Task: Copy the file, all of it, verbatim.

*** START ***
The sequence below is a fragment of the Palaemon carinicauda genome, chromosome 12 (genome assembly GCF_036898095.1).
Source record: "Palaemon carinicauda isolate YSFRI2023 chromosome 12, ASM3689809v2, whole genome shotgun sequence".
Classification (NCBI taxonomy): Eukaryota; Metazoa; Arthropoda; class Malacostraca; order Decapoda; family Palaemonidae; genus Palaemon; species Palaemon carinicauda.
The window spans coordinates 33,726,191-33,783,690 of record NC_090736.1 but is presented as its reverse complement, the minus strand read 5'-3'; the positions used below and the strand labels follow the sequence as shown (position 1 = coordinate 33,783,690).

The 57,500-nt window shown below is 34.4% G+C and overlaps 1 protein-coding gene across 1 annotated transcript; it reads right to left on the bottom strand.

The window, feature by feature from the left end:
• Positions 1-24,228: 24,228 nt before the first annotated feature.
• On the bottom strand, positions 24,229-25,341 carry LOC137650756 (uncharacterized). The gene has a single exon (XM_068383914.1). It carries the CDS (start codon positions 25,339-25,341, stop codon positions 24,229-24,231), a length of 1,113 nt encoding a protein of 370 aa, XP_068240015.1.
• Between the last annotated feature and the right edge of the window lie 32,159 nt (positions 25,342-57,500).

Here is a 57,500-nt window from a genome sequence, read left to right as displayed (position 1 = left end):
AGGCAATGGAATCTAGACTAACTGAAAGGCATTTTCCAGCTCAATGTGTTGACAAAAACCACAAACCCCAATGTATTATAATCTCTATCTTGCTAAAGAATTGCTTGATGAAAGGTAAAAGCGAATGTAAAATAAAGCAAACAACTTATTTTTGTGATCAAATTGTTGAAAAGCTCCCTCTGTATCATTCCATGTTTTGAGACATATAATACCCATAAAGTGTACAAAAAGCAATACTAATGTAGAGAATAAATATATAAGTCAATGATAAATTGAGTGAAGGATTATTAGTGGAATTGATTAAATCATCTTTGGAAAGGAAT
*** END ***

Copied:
The sequence below is a fragment of the Palaemon carinicauda genome, chromosome 12 (genome assembly GCF_036898095.1).
Source record: "Palaemon carinicauda isolate YSFRI2023 chromosome 12, ASM3689809v2, whole genome shotgun sequence".
Classification (NCBI taxonomy): Eukaryota; Metazoa; Arthropoda; class Malacostraca; order Decapoda; family Palaemonidae; genus Palaemon; species Palaemon carinicauda.
The window spans coordinates 33,726,191-33,783,690 of record NC_090736.1 but is presented as its reverse complement, the minus strand read 5'-3'; the positions used below and the strand labels follow the sequence as shown (position 1 = coordinate 33,783,690).

The 57,500-nt window shown below is 34.4% G+C and overlaps 1 protein-coding gene across 1 annotated transcript; it reads right to left on the bottom strand.

The window, feature by feature from the left end:
• Positions 1-24,228: 24,228 nt before the first annotated feature.
• On the bottom strand, positions 24,229-25,341 carry LOC137650756 (uncharacterized). The gene has a single exon (XM_068383914.1). It carries the CDS (start codon positions 25,339-25,341, stop codon positions 24,229-24,231), a length of 1,113 nt encoding a protein of 370 aa, XP_068240015.1.
• Between the last annotated feature and the right edge of the window lie 32,159 nt (positions 25,342-57,500).

Here is a 57,500-nt window from a genome sequence, read left to right as displayed (position 1 = left end):
AGGCAATGGAATCTAGACTAACTGAAAGGCATTTTCCAGCTCAATGTGTTGACAAAAACCACAAACCCCAATGTATTATAATCTCTATCTTGCTAAAGAATTGCTTGATGAAAGGTAAAAGCGAATGTAAAATAAAGCAAACAACTTATTTTTGTGATCAAATTGTTGAAAAGCTCCCTCTGTATCATTCCATGTTTTGAGACATATAATACCCATAAAGTGTACAAAAAGCAATACTAATGTAGAGAATAAATATATAAGTCAATGATAAATTGAGTGAAGGATTATTAGTGGAATTGATTAAATCATCTTTGGAAAGGAAT